Now that I talk about it, that makes me think... is he trying to protect them if appraisal comes in lower due to any possible market corrections? If 4 months from now, the new appraisal comes in at $390, my bank will obviously not loan me on the $410 purchase price. Is his attorney trying to ensure I have to come up with the difference if this happens?! I will be sure that my attorney goes through this thoroughly so that the language states only if the bank requests more because of high LTV financing, NOT because of the possible changes in appraisal because they needed to drag out the selling process. 

@Harrison Busbee @Matt Wood @Dan Hertler

I didn't re-read your post 5 times to ultra mega check to ensure the following is true, but from my first reading I'd say you are 100% correct on all points. Lawyer needs to stay in his or her lane, just like sometimes LOs and Realtors need to stay in our lane and not give medical or legal advice.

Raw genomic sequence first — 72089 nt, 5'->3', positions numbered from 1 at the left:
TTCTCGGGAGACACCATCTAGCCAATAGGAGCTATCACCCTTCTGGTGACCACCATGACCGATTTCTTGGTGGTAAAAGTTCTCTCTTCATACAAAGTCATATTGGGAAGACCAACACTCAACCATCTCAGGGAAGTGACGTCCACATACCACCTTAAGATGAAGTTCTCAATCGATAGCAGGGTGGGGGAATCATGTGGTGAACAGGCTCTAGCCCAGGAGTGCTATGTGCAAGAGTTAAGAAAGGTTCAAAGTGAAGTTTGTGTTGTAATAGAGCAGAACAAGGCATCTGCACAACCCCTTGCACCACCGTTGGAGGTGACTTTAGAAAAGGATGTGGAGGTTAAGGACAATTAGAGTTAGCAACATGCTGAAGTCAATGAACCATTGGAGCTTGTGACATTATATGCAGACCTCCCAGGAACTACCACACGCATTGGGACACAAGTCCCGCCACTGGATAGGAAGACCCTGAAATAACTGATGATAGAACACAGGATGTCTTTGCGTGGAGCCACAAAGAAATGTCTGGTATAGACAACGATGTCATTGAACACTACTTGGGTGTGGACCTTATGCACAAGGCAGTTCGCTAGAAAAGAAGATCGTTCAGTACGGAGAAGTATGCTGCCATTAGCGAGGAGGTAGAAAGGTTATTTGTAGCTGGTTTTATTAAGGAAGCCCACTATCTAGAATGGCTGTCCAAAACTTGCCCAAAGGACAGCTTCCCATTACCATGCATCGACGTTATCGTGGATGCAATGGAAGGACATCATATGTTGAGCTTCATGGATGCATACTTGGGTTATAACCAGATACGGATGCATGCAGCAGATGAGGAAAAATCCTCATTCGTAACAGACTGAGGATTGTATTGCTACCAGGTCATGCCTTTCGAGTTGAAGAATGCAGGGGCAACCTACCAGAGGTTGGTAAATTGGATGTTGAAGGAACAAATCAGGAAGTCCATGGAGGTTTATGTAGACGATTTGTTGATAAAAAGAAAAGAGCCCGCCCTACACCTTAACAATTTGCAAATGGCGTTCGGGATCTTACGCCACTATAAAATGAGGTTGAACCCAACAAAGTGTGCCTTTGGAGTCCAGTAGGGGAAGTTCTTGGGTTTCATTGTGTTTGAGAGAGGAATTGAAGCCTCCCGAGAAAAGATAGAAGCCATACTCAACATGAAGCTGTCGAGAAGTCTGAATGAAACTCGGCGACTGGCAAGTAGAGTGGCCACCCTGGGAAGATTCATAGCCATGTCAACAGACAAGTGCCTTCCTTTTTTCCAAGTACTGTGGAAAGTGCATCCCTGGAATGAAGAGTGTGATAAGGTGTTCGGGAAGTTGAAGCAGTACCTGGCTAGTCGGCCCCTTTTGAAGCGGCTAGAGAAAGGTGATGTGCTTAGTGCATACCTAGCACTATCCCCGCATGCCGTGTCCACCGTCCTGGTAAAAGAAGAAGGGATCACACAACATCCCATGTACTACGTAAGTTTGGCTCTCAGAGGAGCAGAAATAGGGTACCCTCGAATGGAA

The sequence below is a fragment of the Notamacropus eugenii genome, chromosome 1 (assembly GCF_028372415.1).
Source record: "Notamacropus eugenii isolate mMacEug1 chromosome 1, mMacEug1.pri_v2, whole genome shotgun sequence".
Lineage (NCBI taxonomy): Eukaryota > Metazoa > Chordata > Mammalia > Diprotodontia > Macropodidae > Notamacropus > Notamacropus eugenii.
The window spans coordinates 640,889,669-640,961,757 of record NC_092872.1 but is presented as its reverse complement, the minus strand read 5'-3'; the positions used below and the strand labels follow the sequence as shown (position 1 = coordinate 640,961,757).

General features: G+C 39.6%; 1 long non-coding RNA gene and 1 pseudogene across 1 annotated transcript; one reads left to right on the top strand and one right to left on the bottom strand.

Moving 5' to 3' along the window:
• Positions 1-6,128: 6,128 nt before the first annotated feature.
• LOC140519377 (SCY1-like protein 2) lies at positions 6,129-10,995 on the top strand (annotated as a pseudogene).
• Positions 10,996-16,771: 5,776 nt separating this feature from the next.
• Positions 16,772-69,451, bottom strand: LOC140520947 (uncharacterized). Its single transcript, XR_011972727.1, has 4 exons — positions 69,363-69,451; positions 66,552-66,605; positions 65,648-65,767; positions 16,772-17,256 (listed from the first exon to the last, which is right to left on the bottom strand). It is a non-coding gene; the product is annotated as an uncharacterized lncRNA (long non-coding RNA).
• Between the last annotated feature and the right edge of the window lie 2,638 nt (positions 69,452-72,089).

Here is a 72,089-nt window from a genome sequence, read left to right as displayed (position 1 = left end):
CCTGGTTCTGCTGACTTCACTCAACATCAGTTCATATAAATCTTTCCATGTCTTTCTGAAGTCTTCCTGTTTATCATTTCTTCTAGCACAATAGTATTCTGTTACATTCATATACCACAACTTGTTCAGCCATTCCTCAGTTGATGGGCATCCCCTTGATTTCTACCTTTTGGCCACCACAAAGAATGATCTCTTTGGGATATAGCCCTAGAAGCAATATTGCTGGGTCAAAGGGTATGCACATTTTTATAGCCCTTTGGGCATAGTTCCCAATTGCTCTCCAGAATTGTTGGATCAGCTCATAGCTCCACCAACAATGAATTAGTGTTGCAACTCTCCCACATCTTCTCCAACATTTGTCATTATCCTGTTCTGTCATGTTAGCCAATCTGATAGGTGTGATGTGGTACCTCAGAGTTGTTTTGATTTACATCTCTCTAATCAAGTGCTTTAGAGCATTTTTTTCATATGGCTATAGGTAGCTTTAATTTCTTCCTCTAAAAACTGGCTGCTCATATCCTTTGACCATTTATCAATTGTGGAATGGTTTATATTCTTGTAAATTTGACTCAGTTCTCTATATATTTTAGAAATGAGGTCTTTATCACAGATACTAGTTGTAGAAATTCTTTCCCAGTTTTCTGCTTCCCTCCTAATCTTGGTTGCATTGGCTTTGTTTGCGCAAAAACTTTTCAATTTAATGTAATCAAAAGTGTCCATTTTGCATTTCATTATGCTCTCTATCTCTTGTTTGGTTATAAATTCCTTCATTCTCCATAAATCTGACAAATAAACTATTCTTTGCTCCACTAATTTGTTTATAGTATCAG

5% down conventional and 50% down conventional have the exact same property standards. It either meets the standards or it doesn't. Not once has an underwriter ever (and keep in mind the number of mortgages that cross my desk) come back to me after reviewing an appraisal with "oh hey Chris it looks like the roof is leaking, but we will approve the loan if they do 10% down instead of 5%."

However, the 50% down person doesn't blink if the appraisal comes in 3% or 6% short, since that will have zero impact on their ability to get financing, or the terms/conditions of that financing. 

I can't tell you how many times I've spoken with a lawyer (typically on probate or divorce transactions) and had a lawyer tell me that I'm "wrong" because of xyz case law or statute (in your case, the speculation isn't even backed by that, so...). My typical response is a very polite version of, hey, great, if your law library or law firm is going to fund Mr. Smith's mortgage and collect payments for the next 30 years, I'll hand their loan app over to you to handle. Otherwise...

Anywho, regarding this: